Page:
News from the Revolutionary Association of the Women of Afghanistan (RAWA)
RAWA News


 

 

 

Add RAWA RSS Feed to Feedreaders



 




 


RAWA Photo Gallery
From RAWA Photo Gallery
 


Help RAWA: Order from our wish list on Amazon.com

RAWA Channel on Youtube

Follow RAWA on Twitter

Join RAWA on Facebook


Quqnoos, August 6, 2008

Deputy head of Afghan spy agency accuses MPs of supporting 'terrorists'

Similar allegations have been made in the past by Western officials, but it is the first time a senior Afghan official has accused lawmakers of helping the Taliban.

A SENIOR Afghan intelligence official has accused a handful of parliamentarians of supporting Taliban insurgents.

Abdullah Loghmani
Trend News Agency, Aug.6, 2008: "Abdulla Loghmani, the deputy chairman of the Afghanistan National Security Department, blamed some MPs to support terror and drug trafficking. Loghmani said that there were heavy evidences for these evidences."

The deputy head of the National Directorate of Security (NDS), Dr Abdullah, told parliament on Tuesday that a "number of delegates" in Parliament "supported drug traffickers and terrorists", our political correspondent said.

Abdullah did not name and shame any politicians.

Similar allegations have been made in the past by Western officials, but it is the first time a senior Afghan official has accused lawmakers of helping the Taliban.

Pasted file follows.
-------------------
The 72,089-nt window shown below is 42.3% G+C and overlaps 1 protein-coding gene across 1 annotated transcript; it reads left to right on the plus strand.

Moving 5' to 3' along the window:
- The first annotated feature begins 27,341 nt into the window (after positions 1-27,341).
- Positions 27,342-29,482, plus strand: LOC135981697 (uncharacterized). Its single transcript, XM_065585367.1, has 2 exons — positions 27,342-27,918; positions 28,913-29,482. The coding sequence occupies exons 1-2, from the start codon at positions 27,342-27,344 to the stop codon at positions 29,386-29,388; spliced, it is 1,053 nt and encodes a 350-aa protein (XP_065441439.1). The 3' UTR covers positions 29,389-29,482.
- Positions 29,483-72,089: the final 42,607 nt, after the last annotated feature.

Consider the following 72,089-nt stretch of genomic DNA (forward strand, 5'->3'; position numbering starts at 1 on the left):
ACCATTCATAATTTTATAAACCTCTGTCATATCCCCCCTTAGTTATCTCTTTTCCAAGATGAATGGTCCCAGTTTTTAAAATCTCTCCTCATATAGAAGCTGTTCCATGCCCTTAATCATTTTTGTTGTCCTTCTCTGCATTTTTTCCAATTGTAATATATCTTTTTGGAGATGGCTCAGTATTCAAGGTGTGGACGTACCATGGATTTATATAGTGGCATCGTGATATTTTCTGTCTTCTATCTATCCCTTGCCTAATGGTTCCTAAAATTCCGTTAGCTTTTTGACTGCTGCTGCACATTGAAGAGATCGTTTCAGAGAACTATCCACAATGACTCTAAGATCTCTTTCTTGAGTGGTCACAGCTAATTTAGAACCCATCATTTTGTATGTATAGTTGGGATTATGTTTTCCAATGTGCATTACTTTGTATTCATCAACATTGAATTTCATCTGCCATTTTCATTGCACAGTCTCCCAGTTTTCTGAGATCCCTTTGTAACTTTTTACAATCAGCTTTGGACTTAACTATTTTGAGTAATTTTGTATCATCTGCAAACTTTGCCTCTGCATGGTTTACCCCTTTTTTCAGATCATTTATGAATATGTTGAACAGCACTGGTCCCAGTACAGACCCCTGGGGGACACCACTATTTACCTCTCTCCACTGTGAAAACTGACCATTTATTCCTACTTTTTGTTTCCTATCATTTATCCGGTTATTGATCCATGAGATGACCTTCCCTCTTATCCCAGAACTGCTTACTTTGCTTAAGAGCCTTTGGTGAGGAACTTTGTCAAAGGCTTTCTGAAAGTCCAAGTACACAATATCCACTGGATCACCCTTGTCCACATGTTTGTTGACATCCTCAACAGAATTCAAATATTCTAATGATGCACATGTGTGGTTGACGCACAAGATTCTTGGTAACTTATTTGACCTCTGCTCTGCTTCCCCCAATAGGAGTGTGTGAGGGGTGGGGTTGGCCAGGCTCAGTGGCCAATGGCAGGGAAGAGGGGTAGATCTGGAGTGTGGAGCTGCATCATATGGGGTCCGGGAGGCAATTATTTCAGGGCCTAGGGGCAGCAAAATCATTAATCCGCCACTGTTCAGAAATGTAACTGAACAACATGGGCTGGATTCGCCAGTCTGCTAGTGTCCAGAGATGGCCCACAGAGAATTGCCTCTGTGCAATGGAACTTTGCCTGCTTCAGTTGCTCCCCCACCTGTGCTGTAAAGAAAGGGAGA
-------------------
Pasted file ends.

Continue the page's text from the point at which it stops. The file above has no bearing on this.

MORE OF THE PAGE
A spokesman for the NDS confirmed Abdullah's remarks, but declined to comment further.

An official for the lower house of Parliament rejected Abdullah's claim, saying it was aimed at hiding the government's failure to combat the insurgency and opium trade.

Afghanistan produced some 93% of the world's opium last year, bringing some $3 billion of illicit funds into the economy, fuelling corruption as well as funding the Taliban.

Attorney general Abdul Jabar Sabit said 22 members of the parliament accused of various crimes have been avoiding facing the law. Sabit said the MPs were accused of various crimes, from murder to grabbing of land.
PAN, May 14, 2008

The UN said the Taliban made $100m from the drug trade last year.

Afghanistan's upper and lower houses are mainly a mixture of former anti-Soviet mujahideen leaders, ex-Communist officials and some members of the Taliban government overthrown by US-led and Afghan forces in 2001.

In an article published last month, the US government's former lead man in the fight against the Afghan heroin trade accused Karzai and his government of obstructing counter-narcotics efforts and protecting drug lords. Karzai strongly denies the charge.

Category: Taliban/ISIS/Terrorism, Drugs, Corruption - Views: 14039


Latest

Most Viewed

Comments